I’ve almost always been pretty reluctant to read any books that are deemed as classics. It has something to do with going to school and having a teacher telling you what book you should read. I never really wanted to read those books. Anytime a teacher said that this is the book that we are going to read for an assignment, I always pulled away from it and never really read the book like I would if I was reading it for pleasure.
I made a promise to myself that I would go back and re-read the books that I was “forced” to read in high school and see if I could enjoy them without the threat of an incomplete grade hanging over my head. One of the books that I selected was Their Eyes Were Watching God by Zora Neal Hurston. I started with Their Eyes Were Watching God because it was also given to my son as an assignment for a college paper. I tried to act really tough by telling him that it was a great book and that he would love it, but on the inside I had to tell myself, “you don’t even remember reading this book.” I felt pure shame with my motherly fib.
I took one for the team and started to read. The book tells the life story of a woman named Janie. Janie is a very beautiful woman who hasn’t been that lucky in love. When she meets Tea Cake, her world changes. He’s unlike any man that she has met before and Janie is swept off her feet in a whirlwind romance that is both beautiful and sad.
This book is told as if Janie is telling the story of her life to a friend named Pheoby. Janie is what Southern blacks considered different. She had very fair skin and could pass for white. As a small child, her grandmother worked for a white family and she was practically raised like one of their children. She even wore their expensive hand me downs.
As Janie matured, she was deemed beautiful and exotic by men and women didn’t really like her because she was so different from them. They took to gossiping about her behind her back and sometimes within earshot so that she would know how they really felt about her. Janie wasn’t the type of woman that tried to fit in. In fact, she marched by the beat of her own drum and this drove the women in her small town crazy with jealousy and envy. She really only had one true friend and her name was Pheoby Watson.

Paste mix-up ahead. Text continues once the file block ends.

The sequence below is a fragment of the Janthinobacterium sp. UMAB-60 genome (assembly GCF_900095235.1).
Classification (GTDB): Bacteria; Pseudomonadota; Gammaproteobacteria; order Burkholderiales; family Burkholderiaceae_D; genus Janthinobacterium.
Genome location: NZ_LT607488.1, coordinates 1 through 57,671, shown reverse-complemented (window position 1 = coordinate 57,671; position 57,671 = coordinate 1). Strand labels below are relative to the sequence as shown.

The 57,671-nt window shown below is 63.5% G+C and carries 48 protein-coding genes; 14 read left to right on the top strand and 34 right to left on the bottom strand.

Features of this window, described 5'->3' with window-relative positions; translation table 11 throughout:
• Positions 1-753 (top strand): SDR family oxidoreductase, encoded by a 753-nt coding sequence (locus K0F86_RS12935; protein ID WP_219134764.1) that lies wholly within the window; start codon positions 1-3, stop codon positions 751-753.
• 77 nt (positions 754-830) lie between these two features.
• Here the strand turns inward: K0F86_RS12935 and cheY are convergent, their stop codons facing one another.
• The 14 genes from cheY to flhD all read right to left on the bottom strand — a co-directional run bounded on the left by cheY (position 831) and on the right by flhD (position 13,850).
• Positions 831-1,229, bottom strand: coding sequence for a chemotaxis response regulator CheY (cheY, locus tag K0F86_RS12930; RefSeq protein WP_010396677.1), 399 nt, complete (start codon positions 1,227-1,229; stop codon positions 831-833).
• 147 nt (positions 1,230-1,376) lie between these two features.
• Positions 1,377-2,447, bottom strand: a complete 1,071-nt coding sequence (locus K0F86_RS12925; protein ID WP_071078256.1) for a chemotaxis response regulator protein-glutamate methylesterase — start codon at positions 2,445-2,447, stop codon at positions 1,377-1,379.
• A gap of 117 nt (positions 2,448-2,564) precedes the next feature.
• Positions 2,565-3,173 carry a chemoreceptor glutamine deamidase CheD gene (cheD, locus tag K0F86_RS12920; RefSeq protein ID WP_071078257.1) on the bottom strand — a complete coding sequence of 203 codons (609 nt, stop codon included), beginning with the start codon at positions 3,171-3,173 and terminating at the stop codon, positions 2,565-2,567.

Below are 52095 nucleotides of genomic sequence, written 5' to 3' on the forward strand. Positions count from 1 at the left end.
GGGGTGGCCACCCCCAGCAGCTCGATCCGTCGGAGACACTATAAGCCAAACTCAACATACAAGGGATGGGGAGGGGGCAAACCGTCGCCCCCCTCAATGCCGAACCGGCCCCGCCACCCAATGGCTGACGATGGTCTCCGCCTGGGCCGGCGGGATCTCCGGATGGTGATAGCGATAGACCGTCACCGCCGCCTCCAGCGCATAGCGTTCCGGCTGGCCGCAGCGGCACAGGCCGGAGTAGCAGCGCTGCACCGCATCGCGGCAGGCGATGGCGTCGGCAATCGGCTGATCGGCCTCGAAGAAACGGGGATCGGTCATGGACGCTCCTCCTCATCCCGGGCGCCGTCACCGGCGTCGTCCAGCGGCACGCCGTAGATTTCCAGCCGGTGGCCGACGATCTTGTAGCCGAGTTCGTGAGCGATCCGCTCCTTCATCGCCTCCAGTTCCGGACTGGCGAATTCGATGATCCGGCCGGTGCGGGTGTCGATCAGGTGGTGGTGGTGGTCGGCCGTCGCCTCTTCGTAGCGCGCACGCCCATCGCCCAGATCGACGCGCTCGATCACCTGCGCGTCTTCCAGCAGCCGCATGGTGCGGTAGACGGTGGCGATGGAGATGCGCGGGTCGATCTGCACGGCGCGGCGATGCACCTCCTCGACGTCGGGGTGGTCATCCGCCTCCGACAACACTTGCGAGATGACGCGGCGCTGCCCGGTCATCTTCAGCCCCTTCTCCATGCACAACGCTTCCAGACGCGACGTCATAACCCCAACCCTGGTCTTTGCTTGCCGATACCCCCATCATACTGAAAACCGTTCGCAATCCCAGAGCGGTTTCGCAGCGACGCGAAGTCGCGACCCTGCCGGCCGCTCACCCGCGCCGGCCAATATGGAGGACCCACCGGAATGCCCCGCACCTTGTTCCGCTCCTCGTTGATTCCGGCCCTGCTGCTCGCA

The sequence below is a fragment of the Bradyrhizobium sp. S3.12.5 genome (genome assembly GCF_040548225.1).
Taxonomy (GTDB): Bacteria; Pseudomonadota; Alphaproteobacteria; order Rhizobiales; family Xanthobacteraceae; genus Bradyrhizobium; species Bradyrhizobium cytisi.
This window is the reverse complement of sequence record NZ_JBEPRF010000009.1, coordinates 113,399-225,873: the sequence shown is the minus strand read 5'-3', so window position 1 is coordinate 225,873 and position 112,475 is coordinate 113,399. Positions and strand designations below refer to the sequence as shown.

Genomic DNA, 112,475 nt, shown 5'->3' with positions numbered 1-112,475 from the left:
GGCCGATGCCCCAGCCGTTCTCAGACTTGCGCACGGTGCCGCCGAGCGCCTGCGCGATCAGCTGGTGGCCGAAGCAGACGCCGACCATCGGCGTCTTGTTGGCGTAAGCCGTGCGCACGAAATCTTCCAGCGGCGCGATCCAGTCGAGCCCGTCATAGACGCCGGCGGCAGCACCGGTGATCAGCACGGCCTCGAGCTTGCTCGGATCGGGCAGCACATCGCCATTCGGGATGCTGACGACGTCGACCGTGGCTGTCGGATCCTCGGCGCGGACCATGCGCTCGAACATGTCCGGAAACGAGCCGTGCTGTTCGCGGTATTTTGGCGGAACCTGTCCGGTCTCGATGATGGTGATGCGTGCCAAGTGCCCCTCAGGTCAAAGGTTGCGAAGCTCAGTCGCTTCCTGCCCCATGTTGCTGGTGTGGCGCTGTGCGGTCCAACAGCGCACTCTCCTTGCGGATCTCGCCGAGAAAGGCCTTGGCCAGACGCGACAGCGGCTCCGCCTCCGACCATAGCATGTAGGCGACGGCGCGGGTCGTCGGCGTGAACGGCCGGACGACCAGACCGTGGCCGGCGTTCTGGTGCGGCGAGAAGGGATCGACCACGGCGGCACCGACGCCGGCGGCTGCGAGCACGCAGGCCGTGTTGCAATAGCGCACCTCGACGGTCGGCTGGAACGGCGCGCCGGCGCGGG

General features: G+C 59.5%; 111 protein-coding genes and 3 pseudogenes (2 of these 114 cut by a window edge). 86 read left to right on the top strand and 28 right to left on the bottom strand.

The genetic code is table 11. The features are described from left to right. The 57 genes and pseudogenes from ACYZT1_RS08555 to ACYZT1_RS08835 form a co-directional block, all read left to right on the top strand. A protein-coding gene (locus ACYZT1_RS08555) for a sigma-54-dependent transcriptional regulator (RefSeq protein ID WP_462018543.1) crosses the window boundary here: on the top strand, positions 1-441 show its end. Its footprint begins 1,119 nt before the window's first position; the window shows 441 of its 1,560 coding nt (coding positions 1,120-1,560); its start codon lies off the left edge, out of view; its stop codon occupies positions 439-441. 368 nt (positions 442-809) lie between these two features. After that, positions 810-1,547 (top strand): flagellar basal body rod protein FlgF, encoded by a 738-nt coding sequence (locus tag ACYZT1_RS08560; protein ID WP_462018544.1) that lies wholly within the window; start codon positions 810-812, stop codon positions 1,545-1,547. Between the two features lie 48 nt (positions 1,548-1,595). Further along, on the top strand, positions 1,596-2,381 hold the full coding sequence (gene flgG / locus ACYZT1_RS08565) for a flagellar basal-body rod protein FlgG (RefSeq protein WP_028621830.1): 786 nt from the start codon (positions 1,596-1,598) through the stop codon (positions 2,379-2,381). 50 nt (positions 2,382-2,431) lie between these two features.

At the beginning of the book, Ms. Hurston writes about how there was this woman, who had just come back from burying the dead. Not just any dead, however. The “sodden and the bloated; the sudden dead, their eyes flung wide open in judgment.” It’s one of those openings that piques your interest. Why was she with dead people? What brought her to this fate.
This is one of those books that you read without prior knowledge of past events and then it takes you on a journey into the past when black people didn’t have all of the rights that white people did. It shows how they tried to come together as a community and have something that was a little bit better than what they previously had. It is also a love story. One that is so raw with emotions that I often found myself putting the book down so that I could let certain events seep into my brain. There were several instances when I had to read certain passages over and over to allow the message within to sink in.
This is one of those books that you want to read. It shouldn’t be one that people feel that they are forced to read. When the true beauty of Ms. Hurston’s words come to fruition, you feel the pleasure just from having picked it up.
If you’ve never read Their Eyes Were Watching God, you need to head to your nearest library branch and check out a copy. You will not be disappointed. Happy reading.
– Reviewed by Damera, Okolona Branch